HTML and CSS Reference
web pages are more than just articles, sections, and
headings. what about other elements?
we have <nav> for navigation and <aside> for
nonessential content like sidebars.
<aside> ? that sounds like a stage
direction for a post modern sitcom.
why not just call it sidebar?
because the element is more general purpose.
ads. navigation groups, or pullquotes could
also be asides.
hmm, IF YOU SAY SO. WHAT ABOUT FOOTERS? THERE
must be a <footer> element to go with <header> .
THERE IS, ALONG WITH A <small> element for fine
PRINt—LEGAL INFORMATION AND DISCLAIMERS.
hang on. there's a <nav> Element in that footer!
Yes. there's no rule
THAT SAYS you can have
only one per page.
anywhere you have
navigation. you can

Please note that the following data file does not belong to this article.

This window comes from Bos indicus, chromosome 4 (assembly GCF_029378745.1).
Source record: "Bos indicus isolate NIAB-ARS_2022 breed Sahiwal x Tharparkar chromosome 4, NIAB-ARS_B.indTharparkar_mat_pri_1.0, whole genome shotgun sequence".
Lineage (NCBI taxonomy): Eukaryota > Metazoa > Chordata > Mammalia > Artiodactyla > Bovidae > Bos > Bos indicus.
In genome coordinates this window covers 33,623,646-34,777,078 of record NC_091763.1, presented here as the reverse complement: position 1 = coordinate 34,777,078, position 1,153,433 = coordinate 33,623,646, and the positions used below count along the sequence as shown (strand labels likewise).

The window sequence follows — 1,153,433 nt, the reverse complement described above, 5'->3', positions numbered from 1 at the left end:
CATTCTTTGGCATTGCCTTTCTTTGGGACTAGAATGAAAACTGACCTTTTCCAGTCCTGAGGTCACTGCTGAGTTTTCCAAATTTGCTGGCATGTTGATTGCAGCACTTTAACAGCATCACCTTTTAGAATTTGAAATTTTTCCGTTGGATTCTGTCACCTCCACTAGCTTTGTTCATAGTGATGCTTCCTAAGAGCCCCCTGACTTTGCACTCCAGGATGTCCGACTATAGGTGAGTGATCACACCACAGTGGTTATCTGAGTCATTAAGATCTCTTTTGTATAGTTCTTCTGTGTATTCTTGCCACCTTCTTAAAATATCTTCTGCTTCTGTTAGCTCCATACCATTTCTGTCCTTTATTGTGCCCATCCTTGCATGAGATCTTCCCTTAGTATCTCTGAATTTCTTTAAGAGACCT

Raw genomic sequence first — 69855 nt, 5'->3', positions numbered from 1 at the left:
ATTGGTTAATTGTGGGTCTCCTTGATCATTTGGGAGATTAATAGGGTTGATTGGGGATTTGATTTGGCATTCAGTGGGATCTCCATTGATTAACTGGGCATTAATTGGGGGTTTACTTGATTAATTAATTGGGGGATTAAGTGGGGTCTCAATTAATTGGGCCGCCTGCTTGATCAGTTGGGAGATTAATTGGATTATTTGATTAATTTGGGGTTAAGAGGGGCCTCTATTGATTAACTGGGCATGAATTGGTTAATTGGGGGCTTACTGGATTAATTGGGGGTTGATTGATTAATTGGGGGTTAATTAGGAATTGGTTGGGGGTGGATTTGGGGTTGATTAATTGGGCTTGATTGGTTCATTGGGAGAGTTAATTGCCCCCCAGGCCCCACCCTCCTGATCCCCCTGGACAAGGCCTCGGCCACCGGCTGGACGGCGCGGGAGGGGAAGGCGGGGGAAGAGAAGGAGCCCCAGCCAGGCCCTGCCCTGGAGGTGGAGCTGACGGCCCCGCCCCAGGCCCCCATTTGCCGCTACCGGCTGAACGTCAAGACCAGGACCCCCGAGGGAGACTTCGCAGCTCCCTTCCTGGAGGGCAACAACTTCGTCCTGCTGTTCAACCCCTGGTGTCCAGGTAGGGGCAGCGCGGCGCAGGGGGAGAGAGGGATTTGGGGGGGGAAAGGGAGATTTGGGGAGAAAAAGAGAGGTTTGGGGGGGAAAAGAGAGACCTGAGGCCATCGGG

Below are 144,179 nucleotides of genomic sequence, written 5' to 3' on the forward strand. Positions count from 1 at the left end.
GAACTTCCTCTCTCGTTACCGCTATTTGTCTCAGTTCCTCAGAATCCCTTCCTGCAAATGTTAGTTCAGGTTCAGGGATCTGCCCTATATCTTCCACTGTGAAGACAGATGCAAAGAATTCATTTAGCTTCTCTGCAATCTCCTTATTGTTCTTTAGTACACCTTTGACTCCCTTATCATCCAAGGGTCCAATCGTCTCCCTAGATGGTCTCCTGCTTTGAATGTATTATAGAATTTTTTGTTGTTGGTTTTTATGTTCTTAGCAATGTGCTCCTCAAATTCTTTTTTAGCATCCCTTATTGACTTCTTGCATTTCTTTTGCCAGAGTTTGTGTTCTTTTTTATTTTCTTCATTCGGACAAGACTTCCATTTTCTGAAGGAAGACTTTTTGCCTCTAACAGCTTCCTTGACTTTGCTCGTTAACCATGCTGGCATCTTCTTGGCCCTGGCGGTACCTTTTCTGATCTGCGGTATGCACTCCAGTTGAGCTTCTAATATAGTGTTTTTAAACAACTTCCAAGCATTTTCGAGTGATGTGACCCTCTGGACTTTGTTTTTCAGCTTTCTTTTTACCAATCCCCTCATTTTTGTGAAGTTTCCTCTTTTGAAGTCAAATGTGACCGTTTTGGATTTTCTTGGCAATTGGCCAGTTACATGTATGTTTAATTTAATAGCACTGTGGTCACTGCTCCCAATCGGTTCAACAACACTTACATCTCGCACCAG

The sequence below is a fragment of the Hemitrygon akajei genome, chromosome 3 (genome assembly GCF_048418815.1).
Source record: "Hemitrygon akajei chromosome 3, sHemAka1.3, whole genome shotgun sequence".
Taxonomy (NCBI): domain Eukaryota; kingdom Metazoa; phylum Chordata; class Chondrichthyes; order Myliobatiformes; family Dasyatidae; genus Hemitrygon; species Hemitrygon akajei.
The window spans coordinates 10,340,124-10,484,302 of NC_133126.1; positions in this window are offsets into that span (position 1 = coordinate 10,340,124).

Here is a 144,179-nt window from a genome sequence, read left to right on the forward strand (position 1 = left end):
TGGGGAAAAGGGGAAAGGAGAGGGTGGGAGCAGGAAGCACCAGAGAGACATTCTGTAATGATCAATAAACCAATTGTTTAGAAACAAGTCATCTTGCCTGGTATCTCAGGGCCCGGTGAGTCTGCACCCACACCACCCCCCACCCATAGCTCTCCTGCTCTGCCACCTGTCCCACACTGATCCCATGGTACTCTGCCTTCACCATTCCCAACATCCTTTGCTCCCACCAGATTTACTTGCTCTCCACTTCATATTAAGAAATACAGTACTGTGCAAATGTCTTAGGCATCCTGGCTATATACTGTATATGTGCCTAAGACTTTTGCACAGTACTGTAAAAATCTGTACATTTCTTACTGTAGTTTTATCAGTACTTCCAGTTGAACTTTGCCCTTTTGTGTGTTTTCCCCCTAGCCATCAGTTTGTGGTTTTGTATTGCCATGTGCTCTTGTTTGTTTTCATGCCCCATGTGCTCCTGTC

use the <nav> Element.
links in the footer
are very common.
The <aside> element is intended for content that
isn't part of the flow of the text in which it
appears but is still related in some way. In many
topics, including this one, you'll see sidebars for
things such as terminology definitions and
historical background, like the one that follows—
these would be marked up as <aside> if the
book was HTML5 . Sidebars are also common
in website design, although the meaning is
slightly different: often they contain navigation
or related links.
This is an example sidebar. If this were an HTML5 document, it would be marked
up with the <aside> element.